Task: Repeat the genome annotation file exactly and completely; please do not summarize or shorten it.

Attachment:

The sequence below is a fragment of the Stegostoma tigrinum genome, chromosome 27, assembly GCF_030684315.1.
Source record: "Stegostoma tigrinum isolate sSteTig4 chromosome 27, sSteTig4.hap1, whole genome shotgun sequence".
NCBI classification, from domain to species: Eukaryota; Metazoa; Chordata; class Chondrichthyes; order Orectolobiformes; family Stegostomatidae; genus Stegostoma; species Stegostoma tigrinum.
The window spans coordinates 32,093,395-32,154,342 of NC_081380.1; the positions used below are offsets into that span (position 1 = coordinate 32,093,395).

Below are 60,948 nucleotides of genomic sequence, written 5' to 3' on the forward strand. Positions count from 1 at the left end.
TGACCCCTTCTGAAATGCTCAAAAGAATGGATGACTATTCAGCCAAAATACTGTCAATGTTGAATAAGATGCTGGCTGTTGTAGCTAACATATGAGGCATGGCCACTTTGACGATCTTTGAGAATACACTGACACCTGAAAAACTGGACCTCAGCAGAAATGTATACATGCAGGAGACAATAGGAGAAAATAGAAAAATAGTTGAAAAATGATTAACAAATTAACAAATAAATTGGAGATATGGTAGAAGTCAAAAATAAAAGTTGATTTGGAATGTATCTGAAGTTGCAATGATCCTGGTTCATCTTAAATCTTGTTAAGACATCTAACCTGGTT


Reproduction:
The sequence below is a fragment of the Stegostoma tigrinum genome, chromosome 27, assembly GCF_030684315.1.
Source record: "Stegostoma tigrinum isolate sSteTig4 chromosome 27, sSteTig4.hap1, whole genome shotgun sequence".
NCBI classification, from domain to species: Eukaryota; Metazoa; Chordata; class Chondrichthyes; order Orectolobiformes; family Stegostomatidae; genus Stegostoma; species Stegostoma tigrinum.
The window spans coordinates 32,093,395-32,154,342 of NC_081380.1; the positions used below are offsets into that span (position 1 = coordinate 32,093,395).

Below are 60,948 nucleotides of genomic sequence, written 5' to 3' on the forward strand. Positions count from 1 at the left end.
TGACCCCTTCTGAAATGCTCAAAAGAATGGATGACTATTCAGCCAAAATACTGTCAATGTTGAATAAGATGCTGGCTGTTGTAGCTAACATATGAGGCATGGCCACTTTGACGATCTTTGAGAATACACTGACACCTGAAAAACTGGACCTCAGCAGAAATGTATACATGCAGGAGACAATAGGAGAAAATAGAAAAATAGTTGAAAAATGATTAACAAATTAACAAATAAATTGGAGATATGGTAGAAGTCAAAAATAAAAGTTGATTTGGAATGTATCTGAAGTTGCAATGATCCTGGTTCATCTTAAATCTTGTTAAGACATCTAACCTGGTT